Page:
So why should you care? Intel's current Ivy Bridge micro​architecture shrank the CPU die to 22 nm. The computer die refers to the scaling of semiconductor. On May 2, 2011, Intel announced its first 22 nm microprocessor. Intel is currently preparing it's transition to 14nm expect to be in 2014. What the hell does it have to do with you and your gaming rig? Well this new microarchitecture will also introduce a new CPU socket (remember that we covered those socket in part 1), LGA 1150 will be replacing the current LGA1155, first models are expected in spring 2013. So if you currently have a Sandy Bridge or Ivy bridge based CPU, try to hold up any CPU/Mobo upgrade till the new socket is release and prices drops a little Probably around mid-summer 2013 or even fall!

 

Every CPU or GPU manufacturer has a roadmap identifying their goals and the technology they are aiming to release and when. Using this you can predict when the next major hardware change will come about. Like more and more dual GPU's or even quad core GPU's. No this is not a typo I am referring to dual or quad core graphic cards... NVIDIA’s Dual-Core GTX 690 is already on the market, but for about 1,000$ You can expect those to drop price and they will show up more and more! A single GTX 690 was able to match the performances results of two 680 in SLI. That is a huge boost in performance, yet an other leap for Nvidia.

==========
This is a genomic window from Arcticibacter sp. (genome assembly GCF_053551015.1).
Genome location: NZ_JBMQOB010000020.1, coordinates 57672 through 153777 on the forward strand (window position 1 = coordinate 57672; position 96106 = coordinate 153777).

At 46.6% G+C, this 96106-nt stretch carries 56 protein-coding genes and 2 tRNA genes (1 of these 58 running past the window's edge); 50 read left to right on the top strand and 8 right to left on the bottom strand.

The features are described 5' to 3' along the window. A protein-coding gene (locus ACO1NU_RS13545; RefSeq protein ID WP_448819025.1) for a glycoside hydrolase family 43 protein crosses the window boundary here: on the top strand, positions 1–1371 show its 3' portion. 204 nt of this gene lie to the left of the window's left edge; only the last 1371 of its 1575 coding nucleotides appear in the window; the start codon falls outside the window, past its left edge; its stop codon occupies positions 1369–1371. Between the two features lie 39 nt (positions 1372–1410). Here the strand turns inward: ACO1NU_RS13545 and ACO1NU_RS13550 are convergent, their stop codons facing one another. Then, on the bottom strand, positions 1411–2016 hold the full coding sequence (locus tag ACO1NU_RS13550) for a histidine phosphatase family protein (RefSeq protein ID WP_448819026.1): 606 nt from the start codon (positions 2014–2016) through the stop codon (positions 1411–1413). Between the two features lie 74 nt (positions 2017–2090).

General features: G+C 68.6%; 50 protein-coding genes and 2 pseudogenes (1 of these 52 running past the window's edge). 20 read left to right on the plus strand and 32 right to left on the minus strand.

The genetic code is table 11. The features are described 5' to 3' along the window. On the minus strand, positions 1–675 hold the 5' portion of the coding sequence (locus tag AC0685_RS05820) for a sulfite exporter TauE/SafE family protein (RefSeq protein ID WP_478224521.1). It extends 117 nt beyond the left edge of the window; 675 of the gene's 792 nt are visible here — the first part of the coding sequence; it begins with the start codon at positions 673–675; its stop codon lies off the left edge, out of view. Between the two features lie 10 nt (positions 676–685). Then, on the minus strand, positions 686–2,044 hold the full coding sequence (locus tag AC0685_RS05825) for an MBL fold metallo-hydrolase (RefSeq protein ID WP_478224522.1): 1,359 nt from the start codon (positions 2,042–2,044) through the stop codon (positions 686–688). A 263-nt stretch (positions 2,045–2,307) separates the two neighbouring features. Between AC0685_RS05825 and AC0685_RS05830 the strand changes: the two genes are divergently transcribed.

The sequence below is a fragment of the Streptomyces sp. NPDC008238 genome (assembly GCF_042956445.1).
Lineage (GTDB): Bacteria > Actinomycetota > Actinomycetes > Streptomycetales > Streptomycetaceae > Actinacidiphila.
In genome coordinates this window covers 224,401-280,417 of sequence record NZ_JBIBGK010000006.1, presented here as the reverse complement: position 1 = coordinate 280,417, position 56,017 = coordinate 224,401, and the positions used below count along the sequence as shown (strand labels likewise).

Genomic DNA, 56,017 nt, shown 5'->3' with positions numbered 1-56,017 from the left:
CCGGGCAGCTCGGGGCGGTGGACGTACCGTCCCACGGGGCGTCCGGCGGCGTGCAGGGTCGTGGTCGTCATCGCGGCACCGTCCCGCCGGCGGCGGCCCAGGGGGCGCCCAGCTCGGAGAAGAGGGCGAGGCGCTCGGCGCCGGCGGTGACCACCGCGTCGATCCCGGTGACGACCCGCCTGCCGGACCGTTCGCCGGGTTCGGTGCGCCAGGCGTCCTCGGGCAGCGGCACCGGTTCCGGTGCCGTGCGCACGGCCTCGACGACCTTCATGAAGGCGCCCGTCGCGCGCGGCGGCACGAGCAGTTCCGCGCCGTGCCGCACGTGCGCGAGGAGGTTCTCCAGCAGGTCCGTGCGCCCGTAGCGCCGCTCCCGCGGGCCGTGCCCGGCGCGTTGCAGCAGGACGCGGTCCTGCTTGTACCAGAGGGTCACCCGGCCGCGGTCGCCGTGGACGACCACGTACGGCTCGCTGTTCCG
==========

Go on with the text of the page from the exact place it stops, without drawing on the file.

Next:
Image having a pair of those in SLI, sadly it is not that beneficial, yet. The current technology is not made to take advantage of that. Running Battlefield 3 at 5,760 x 1,080 extreme quality everything maxed on a 690 GTX will get you about 46.7 frames per seconds. Adding a second 690 GTX in SLI would only add a mere 5 frames per second. Not worth the price. Don't get me wrong a single 690 GTX will kick the ass of anything currently on the market. But it gives a glimpse on the technological advances just around the corner.

 

Lots of thing on the horizons and on closing thoughts, always research new gear your thinking of buying using google and never be fooled in buying the first generation of a new product, wait for the kinks to be worked-out and thus avoid to pay a lot of cash for a technology you will actually beta test! :-)

 

Hope you have enjoyed this 5 part article on how to build a Gaming PC. I am looking forward to all your comments!

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Windows 7 has the same thing with the indexing of files Would you disable that or not on windows 7?

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Windows 7 has the same thing with the indexing of files Would you disable that or not on windows 7?

 

Unless you regularly search large amounts of files, I would disable it also. Only a small portion of home users really use this feature or need it.

 

If you use you PC for gaming and normal day to day stuff, you will not notice a change really!

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Thank you Smartlink.

 

I have applied some of these and have noticed a big difference.